TEXAS - Officials with ERCOT issued a report Monday indicating there is sufficient generating capacity to serve peak demands this summer.
There are two important numbers in the report to keep track of. First, ERCOT is anticipating that power capacity will be around 91,392 megawatts. The other number is demand. While hitting a record, ERCOT predicts it will peak at just over 77,317 megawatts.
The assessment is encouraging, but it’s also important a major weather event could happen and consumers are still advised to be energy wise. The report comes as the "public utility commission" is seeking public comments on new ways to supply the grid.
Electric vehicles are essentially rolling power generation plants. Making them feed the grid is part of a concept called DER, which is short for Distributed Energy Resources.
"It can actually happen, and I think it will happen," said Energy analyst Doug Lewin.
Going small can fill a big need, according to Lewin.
"And if all of these batteries in all of these garages and all of these fleet vehicle parking lots all around the state are able to feed power back into the grid. When we're at peak, we'll have greater reliability and lower costs. And yes, the technology is there today to be able to do that," said Lewin.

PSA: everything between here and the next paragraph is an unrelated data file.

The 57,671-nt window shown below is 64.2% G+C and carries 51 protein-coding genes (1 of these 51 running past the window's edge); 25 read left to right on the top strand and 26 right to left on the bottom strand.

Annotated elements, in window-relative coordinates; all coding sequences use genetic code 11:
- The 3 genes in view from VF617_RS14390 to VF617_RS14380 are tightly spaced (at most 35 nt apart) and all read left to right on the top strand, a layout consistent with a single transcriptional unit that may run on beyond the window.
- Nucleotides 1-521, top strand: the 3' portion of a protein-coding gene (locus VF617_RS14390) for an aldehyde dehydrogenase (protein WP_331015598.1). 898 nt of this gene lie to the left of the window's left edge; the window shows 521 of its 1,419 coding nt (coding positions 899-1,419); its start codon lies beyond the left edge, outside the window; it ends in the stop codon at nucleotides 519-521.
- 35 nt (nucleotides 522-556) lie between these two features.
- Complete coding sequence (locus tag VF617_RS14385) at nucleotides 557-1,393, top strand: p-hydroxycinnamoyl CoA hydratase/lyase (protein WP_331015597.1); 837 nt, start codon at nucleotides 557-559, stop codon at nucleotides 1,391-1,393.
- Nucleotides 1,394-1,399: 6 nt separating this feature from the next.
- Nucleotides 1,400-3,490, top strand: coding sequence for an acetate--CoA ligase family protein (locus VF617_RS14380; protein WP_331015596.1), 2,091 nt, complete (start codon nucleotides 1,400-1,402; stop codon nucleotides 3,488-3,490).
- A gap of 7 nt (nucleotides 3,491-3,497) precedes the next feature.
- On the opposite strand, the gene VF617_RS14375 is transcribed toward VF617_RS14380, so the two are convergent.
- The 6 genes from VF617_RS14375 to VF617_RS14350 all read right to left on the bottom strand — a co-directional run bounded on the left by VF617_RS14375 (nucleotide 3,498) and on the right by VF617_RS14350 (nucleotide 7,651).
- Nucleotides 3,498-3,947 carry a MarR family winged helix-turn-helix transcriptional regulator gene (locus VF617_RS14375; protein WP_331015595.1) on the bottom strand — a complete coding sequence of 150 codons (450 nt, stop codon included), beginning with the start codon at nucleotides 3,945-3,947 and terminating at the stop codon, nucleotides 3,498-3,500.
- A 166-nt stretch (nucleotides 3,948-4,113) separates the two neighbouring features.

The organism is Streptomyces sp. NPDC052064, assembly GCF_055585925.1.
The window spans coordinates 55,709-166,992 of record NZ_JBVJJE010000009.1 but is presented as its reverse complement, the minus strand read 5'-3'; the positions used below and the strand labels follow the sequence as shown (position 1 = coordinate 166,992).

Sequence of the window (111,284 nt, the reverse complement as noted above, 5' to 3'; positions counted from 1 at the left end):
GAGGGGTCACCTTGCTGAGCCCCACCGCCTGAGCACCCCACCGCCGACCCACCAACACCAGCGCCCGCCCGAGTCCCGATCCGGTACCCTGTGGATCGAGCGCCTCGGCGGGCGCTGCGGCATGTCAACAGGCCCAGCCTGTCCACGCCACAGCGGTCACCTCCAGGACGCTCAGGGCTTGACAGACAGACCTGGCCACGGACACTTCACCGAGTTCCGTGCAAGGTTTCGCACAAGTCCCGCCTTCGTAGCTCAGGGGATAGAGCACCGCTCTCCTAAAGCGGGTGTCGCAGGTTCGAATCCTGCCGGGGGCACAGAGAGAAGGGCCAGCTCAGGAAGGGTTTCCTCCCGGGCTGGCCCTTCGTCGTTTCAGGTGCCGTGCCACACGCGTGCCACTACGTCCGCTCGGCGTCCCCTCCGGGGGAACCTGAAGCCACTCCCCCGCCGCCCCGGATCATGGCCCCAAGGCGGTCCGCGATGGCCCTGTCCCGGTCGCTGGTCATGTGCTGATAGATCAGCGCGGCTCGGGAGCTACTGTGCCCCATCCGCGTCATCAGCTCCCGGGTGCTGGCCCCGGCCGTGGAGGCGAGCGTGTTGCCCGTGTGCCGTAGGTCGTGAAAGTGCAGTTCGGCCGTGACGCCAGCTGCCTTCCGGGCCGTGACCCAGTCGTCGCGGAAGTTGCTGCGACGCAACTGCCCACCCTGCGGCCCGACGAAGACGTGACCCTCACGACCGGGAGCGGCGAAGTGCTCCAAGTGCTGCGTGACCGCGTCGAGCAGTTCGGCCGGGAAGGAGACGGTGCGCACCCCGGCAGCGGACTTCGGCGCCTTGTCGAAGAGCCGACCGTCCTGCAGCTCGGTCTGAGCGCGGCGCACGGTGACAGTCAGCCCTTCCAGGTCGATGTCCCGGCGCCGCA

Tesla owner Gabe Tag is interested in the idea. But he is not convinced electric vehicles could adequately feed the grid.
"So I think if as a battery pack from my house with the solar system going into my battery pack out to the city, that's no problem. I think with the car, it's a one way in to have a one way out. It would probably leave the thousands of Tesla owners or EV owners a little uneasy," said Tag.
Tag, who is a branch manager with Northpointe Bank, understands investing in the future is important. Tag said if he contributes power, the grid has to be limited, and there's one other matter.
"Compensation would certainly help to execute that plan. If there is a real vision behind it that is really going to help people, I think that would be number one," said Tag.
Working out those details is part of a request for comment by the public utility commission. The state agency also want to know how DER can also be applied to other things like energy efficient smart home appliances. The comment period ends on June 15.
"I think what we're looking at here is a PUC that is going, ‘hey, these challenges are really difficult. This is an all hands on deck kind of thing,’" said Lewin.
The ideas PUC wants to have are to include how to implement and market them. The agency also wants the plans to be done with in a 5-year period.